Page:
He Knows the Media

He knows the

commercial media

pay way, way

too much


(like the ubiquitous


with social media)

to the very vocal,

very small, out of step,

who scream

blood murder at any

new idea


they are scared of

their shadow on the


and just know it’s

a minority

here to take

it all –

away. And while

he wishes the media

would just quit,

he knows it would

put them in a snit,

so, they just keep

scaring the wit

out of everyone to

keep them addicted to

watching what will

be the next hit.

But the really scary

thing is dummy down pols

addicted to the money of

the super rich

addicted not just to

carving out a nitch

but who think their money

makes them

Oracles of Delphi

instead of oracles of deny,

defy and decry

who can’t

settle for anything

but the whole pie

which, without a

middle class,

will shrink and in time

will pass —


He Wants to Visit the Keys

He wants to visit the Keys

camping at the state parks

and have a month of ease


watching Parrot Fish save coral,

learning the ecosystem and

experiencing fauna and floral


but pulling his camper down there,

he has to burn many fossil fuels

adding CO2 to the air.


So the vacation is out;

he’ll just stay home and pout


doing his eco duty from his chair

of ease

watching a video of fly-fishing

in the Florida Keys.


At the Beach

The ice sheet breaks away as warm

salt water pushes upward and swirling,

whipped up winds fed by burned out

fossil fuels hasten the break away and,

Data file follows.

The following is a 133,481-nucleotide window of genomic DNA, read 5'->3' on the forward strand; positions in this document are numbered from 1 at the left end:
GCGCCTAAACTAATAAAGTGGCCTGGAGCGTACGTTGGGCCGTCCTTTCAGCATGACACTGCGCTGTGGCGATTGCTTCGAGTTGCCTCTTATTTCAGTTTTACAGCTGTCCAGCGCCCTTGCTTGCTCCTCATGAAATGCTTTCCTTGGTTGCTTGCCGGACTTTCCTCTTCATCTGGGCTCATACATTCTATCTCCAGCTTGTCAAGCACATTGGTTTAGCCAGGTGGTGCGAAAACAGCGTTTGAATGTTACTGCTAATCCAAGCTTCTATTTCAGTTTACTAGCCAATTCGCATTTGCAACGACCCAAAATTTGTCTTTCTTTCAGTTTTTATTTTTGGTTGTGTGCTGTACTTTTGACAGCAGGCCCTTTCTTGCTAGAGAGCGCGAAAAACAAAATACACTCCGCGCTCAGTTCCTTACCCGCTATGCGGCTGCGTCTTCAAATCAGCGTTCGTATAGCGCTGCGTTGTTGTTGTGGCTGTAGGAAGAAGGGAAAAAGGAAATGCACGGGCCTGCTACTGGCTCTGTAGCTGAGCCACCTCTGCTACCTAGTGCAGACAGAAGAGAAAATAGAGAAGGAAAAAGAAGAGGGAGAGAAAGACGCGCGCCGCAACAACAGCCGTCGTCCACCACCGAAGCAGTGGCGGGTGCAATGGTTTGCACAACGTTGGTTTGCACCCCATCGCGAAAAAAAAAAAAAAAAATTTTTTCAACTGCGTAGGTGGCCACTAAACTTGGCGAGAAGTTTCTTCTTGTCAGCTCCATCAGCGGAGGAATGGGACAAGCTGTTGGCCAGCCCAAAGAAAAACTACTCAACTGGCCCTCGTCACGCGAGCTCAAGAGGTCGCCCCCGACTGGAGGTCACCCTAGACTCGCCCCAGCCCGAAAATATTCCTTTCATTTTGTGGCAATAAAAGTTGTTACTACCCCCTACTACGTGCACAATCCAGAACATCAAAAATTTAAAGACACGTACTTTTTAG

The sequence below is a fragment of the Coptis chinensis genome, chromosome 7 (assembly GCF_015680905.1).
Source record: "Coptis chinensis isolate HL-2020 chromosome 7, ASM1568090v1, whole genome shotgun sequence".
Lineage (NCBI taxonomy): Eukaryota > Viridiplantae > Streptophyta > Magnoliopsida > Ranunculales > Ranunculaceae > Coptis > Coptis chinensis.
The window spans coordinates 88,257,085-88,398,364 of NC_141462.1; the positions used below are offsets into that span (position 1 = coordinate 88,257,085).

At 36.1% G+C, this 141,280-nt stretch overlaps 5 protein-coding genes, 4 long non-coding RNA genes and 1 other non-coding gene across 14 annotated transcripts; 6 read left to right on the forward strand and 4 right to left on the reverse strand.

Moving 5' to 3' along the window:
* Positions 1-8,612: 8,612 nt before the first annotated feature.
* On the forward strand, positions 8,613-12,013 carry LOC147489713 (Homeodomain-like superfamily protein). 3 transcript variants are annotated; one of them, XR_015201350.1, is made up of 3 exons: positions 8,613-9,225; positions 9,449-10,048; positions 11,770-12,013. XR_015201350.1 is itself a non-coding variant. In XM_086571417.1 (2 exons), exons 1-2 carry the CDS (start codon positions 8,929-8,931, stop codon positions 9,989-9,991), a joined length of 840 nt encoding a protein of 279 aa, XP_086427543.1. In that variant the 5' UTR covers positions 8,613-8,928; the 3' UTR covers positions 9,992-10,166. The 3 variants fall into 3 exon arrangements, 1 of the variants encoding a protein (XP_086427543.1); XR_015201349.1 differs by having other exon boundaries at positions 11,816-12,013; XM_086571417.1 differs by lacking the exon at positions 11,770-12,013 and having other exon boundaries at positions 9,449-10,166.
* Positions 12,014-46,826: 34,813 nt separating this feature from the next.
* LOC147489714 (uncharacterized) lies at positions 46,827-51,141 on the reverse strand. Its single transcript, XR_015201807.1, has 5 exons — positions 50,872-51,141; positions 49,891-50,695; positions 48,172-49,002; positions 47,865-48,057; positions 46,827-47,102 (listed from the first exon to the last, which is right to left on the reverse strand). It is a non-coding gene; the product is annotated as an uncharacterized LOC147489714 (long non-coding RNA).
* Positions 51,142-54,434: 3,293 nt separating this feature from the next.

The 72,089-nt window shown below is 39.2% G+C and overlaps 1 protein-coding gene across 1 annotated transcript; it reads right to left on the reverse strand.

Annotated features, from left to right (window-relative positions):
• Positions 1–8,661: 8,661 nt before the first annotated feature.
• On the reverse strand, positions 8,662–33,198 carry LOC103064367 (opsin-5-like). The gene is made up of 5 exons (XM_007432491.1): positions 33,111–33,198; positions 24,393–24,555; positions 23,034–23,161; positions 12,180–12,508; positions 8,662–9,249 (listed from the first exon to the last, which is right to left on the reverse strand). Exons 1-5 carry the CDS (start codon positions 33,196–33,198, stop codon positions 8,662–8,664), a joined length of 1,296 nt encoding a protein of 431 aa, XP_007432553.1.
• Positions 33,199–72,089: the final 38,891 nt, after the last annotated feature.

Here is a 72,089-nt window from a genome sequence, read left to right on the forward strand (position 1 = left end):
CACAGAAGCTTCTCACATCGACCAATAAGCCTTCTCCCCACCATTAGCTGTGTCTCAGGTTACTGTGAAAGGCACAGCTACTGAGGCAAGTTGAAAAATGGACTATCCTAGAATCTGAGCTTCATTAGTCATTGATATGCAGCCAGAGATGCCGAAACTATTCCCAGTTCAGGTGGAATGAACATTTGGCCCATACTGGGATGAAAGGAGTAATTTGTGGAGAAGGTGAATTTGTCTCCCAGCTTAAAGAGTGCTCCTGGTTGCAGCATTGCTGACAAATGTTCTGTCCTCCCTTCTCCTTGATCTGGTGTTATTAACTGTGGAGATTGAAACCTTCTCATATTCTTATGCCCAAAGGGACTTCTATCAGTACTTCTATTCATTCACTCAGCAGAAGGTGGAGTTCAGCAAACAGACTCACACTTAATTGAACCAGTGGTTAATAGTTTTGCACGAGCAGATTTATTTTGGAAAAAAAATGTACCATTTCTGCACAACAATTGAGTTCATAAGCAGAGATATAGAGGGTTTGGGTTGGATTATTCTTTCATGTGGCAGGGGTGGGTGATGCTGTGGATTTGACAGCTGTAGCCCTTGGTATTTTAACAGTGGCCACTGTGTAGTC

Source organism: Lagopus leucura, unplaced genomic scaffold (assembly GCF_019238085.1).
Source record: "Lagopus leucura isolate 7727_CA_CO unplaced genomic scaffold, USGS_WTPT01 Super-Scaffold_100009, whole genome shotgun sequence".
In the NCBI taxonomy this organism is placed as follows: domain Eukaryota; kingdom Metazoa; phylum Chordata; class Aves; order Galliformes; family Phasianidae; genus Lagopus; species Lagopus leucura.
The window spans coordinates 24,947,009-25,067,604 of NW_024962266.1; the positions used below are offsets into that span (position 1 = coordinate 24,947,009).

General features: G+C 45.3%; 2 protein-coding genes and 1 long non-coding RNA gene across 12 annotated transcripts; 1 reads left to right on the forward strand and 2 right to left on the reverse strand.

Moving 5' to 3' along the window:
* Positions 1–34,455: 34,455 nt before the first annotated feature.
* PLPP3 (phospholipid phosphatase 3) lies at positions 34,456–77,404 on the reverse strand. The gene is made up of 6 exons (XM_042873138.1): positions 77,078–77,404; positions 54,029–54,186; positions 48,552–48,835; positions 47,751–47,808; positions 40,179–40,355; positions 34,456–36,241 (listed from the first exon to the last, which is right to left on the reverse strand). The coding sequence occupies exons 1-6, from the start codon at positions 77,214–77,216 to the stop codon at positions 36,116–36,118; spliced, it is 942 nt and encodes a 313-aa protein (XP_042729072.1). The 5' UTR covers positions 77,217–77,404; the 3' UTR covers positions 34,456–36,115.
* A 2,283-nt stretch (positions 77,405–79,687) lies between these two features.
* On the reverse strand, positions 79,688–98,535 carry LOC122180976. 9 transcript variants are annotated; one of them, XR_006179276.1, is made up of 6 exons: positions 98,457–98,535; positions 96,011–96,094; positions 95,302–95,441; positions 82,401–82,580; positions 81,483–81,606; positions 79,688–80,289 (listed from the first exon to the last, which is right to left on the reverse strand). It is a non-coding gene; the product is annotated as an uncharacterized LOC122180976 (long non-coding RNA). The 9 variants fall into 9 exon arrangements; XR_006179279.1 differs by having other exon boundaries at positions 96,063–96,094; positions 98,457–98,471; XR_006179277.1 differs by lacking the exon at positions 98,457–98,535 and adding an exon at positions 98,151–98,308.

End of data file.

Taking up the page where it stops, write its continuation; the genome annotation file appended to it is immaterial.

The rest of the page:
as time goes by, beach front Florida all

the way to Maine slips into the sea.

Tsunamis play Lego “tear down” with

abandoned condos still belonging to

people who have taken cover behind a

three-story sand dune along the shore

of Lake Michigan while brackish water

snakes its way up the second story caus-

ing blow-outs on the lake-side opposite

where the squatters cower and listen to

the roar of the waves and water crashing

on land.

A Dustbin for the Ages

As the writer wrote, “…Carl Jung put it so well,

‘Where you stumble and fall, there you find pure gold.’”

Did that imply that after you fell,

a greater understanding of life you would hold?


The same writer wrote that a wise person grew

in understanding after experiencing sadness and sorrow

but that a fool would fall and fall anew

and never learn a thing that would benefit him tomorrow.


So, the cliché is “Not all that glitters is gold.”

The gold that glitters comes at a price so great;

if a person learns while growing old

compassion is much better than despair and hate.


Jesus urged his followers to be perfect as God.

God’s perfect perfection is compassion.

The Buddha taught that suffering is not odd;

It is, unfortunately, the life that never falls from fashion.


And that if we would wish to perfect sad fashion

into living that would be good as gold

we would wisely live lives of God’s compassion

and help others with action so bold


by participating in another’s sorrow.

And herein lies the way of the sages:

to help others have a more joyful tomorrow,

makes the world’s fashion a dust bin for the ages.









The Shadow in Parentheses

He read